The genesis of Creation in Common’s adaptive strategy map provides a great story about how the pandemic has affected those of us who work in and with the nonprofit sector. At its heart, the tale is about capturing the crucial learnings and capabilities that have emerged: adaptability, thinking on our feet, and taking an action-oriented approach, and how they can benefit us as we move forward. Perhaps most importantly — and surprisingly — the urgency within the pandemic showed that most organizations can actually make some really good decisions really quickly. 

When the pandemic abruptly uprooted the daily workings of nonprofits across the country, there was one thing most organizations had in common: the need to quickly pivot and rethink the way they worked. The Creation in Common team felt moved to contribute to the national effort to guide nonprofits through the turbulence. We wanted to create a tool that could be implemented immediately, with little training, that would align with what organizations may already be doing.

Within a week of the shutdown in March, we had created the four-page Adaptive Strategy Map. Inspired by existing Lean and Agile tools, it was designed to help nonprofit teams corral and organize their efforts, capture and track their experiments and iterations in real time, and build a common vocabulary of change among colleagues. It could be used to track major pivots and well as multiple smaller ones. 

As we walked our clients through the map, we came to a realization: most organizations weren’t so much innovating as remixing. They were experimenting with ways to fill immediate needs at a specific moment in time working with what they had. 

Before the pandemic, many of us had a tendency to immediately identify barriers. We often didn’t give ourselves the freedom to make good, quick decisions with the information that we had. We hesitated to take small risks and see where they took us. The pandemic changed that.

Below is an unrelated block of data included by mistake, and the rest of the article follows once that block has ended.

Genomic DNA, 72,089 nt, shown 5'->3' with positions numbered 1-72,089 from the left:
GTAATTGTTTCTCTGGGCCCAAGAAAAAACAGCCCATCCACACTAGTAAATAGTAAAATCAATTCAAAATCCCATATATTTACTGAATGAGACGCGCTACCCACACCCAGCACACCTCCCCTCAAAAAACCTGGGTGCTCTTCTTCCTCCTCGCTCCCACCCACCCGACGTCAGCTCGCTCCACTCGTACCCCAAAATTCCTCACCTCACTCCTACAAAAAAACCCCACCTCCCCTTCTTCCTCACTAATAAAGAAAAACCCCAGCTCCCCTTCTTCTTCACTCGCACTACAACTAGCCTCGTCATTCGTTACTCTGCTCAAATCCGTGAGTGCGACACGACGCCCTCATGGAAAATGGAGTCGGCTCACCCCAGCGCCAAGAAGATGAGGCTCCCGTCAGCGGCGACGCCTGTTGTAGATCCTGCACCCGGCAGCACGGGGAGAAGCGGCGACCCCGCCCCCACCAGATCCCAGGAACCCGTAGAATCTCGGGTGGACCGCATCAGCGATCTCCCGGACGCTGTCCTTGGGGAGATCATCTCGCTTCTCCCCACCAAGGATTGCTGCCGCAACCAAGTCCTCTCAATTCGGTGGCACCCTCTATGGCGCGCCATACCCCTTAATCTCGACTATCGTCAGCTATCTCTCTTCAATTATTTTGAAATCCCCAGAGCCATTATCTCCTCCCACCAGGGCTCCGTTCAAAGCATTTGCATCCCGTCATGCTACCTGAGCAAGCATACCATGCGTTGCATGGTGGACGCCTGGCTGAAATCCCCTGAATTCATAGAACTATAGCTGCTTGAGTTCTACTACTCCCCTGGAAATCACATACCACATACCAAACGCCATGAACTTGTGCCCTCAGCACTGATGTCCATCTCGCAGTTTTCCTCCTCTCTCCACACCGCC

If there are any major learnings from the pandemic and all of the related pivoting, it’s that this more agile, adaptive way of thinking isn’t necessarily about big bets. It’s more about very small, practical bets with a lot of utility behind them. One example is the way some food banks quickly pivoted from food choice models, delivered through pantries and food shelves, to setting up parking lots to serve food-insecure families as quickly as possible. That pivot allowed them to be very responsive.

We started asking how we could extend and build on those capabilities beyond the pandemic. An Agile-like iterative approach can be of great benefit, even when you aren’t in emergency mode. There are tenets in this adaptive strategy map that organizations still need.

This realization has affirmed the beginnings of a shift in our thinking about strategic planning implementation. Many people view strategic plans as to-do lists. But when strategic plan priorities are just another to-do list, they’ll always rank near the bottom in comparison to the tornado of day-to-day priorities. So how do organizations begin to make progress on larger goals and objectives? 

The key is to focus on the cycle of learning and iteration that emerged during many pandemic experiments. Nonprofit teams can use the same strategies they used when pivoting. That includes being much more mindful about learning, adjusting, marking progress, learning again, and readjusting. Identifying and centering learning, particularly around strategic priorities, while tracking, observing, and discussing even minor progress helps strategies advance and gain momentum. Being able to track learning and progress in real time keeps organizations actively engaged in pursuing their goals and objectives.

We’re currently adapting the adaptive strategy map as a tool to help clients do just that. Rather than saying, “Oh, I didn’t finish the to-do list,” the map will help track iterations that mark progress towards goals, even when they’re just small bets. It will also help clients retain that sense of experimentation, iteration, learning, and advancement so they can make better decisions while implementing their strategic plans. 

implementing strategic plans in a linear fashion, with a beginning, a middle, and an end, can cause teams to overlook the fact that actions within the strategies they’re pursuing are often very dynamic. Instead of thinking linearly, we encourage organizations to remain flexible and keep embracing experimentation. Pay attention to what you’re learning. Keep pivoting. And celebrate your progress. That’s the way to successfully implement your strategic plan.